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Sing-A-Longs’ a curious cross of feel-good nostalgia

Chris McGrady | Thursday, April 13, 2006

Past sunny days, best friends and fun times – some memories never get old. Jack Johnson’s latest effort “Sing-A-Longs and Lullabies for the film Curious George” is a hefty dose of nostalgia, and in this case, is just what the doctor ordered.

While reminiscent of much of his previous work, Johnson’s sound on this album never fades or becomes tired. While some artists are criticized for their lack of variety and growth, here it works for Johnson. His feel-good, “warm day on the beach” sound is the type of auditory candy that has the ability to bring the listener back to his youth. This CD in particular is geared toward a younger audience, hiding moral and life lessons in the music.

This effort features Johnson paired up with other popular artists, including up-and-comers Ben Harper and Matt Costa, as well as tried and true favorite G. Love. The best songs on the CD are the ones that feature the accompaniment of these prominent musicians, including the songs “Jungle Gym” (featuring G. Love), “Lullaby” (featuring Matt Costa) and “With My Own Two Hands” (featuring Ben Harper).

Johnson, famous for his melodic strumming and lackadaisical sound, originally struck gold as a direct result of his professional surfing career. After studying film at the University of California-Santa Barbara, Johnson helped produce a surfing documentary aptly named “Thicker Than Water.” Johnson provided the music for the film, which received high praise for both its cinematography and – more importantly – its accompanying soundtrack. Johnson chose to follow a career as a musician, and scrapped his surfboard for a guitar. The direct result of this decision was a beachcomber’s dream. Johnson’s “no shoes, no shirt, no problem” style has made his sound the theme music for a whole sub-culture of living.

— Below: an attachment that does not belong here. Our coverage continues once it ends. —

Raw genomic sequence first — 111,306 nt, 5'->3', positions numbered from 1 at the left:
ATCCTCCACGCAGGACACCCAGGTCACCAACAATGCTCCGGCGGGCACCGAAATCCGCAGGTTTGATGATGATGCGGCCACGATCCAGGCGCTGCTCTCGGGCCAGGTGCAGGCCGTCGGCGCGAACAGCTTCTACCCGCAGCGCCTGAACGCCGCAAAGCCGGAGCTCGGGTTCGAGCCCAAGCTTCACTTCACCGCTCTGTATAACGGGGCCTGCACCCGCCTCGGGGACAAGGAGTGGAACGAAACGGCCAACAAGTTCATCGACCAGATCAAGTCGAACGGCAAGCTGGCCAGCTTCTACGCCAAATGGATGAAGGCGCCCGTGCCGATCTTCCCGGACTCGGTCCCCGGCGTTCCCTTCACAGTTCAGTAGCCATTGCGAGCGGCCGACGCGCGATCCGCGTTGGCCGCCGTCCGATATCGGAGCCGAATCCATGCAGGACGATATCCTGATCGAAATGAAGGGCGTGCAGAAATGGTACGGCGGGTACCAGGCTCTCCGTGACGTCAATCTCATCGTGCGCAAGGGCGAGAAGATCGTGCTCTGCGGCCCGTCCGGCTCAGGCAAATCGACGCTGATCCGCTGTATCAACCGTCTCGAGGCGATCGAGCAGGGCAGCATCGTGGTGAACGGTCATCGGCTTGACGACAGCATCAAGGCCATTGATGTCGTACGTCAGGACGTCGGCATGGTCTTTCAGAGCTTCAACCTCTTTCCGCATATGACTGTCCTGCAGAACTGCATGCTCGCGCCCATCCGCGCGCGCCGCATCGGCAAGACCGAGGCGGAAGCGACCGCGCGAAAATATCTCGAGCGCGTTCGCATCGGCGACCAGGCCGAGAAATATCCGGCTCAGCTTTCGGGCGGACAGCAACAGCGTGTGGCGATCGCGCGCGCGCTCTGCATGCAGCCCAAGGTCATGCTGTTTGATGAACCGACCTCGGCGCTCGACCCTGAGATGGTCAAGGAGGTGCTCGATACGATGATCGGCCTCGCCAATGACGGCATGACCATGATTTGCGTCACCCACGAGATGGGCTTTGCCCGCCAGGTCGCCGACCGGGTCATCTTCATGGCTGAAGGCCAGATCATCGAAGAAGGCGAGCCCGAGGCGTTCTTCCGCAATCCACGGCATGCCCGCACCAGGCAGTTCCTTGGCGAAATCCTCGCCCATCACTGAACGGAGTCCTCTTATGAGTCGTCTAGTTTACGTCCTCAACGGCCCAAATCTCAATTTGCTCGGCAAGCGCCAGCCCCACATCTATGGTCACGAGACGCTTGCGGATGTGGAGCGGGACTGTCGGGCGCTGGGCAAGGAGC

“Sing-A-Longs and Lullabies” opens with the song “Upside Down,” an upbeat tune with a Caribbean-vibe. This song is the prototype of one of Johnson’s songs – lively and soft-spoken, but definitely not under-spoken. Furthermore is “People Watching,” where the usual island-inspired guitar is mixed with some playful piano chords. The result is an entertaining mix. Next is the more subdued track “Wrong Turn,” that seems to speak of a painful break-up. The song is also typical Johnson, featuring acoustic guitar picking and a soft style of singing that has come to be his signature sound.

“Jungle Gym,” featuring G. Love, is the type of sound that can’t help but remind the listener of past times. The next song, “We’re Going to Be Friends,” is a remake of the version by White Stripes and is well done. This track may be recognized from the soundtrack of the popular movie “Napoleon Dynamite.”

“Lullaby,” featuring Matt Costa, is one of the top two songs on the album. Costa and Johnson’s voices compliment each other brilliantly, and the guitar work on the song is soulful and strong.

The best song on the CD – “With My Own Two Hands” – features Ben Harper and is the type of song that the listener can hear over and over without it growing old. As the song crescendos, it becomes more enjoyable, and by the end of the track, the listener is only ready to hear more. Once again, Johnson’s voice meshes wonderfully with his accompaniment, as Ben Harper’s impressive – albeit unusual – voice strikes well with Johnson’s restrained tone.

“Sing-A-Longs and Lullabies” is a strong album, but not a great one. Despite Johnson’s familiar sound and warm tone, the listener cannot help but notice that most of the songs are very similar. However, the fact that his albums can be quite homogenous and still maintain their musical attractiveness is a testament to the effectiveness and talent that Johnson possesses.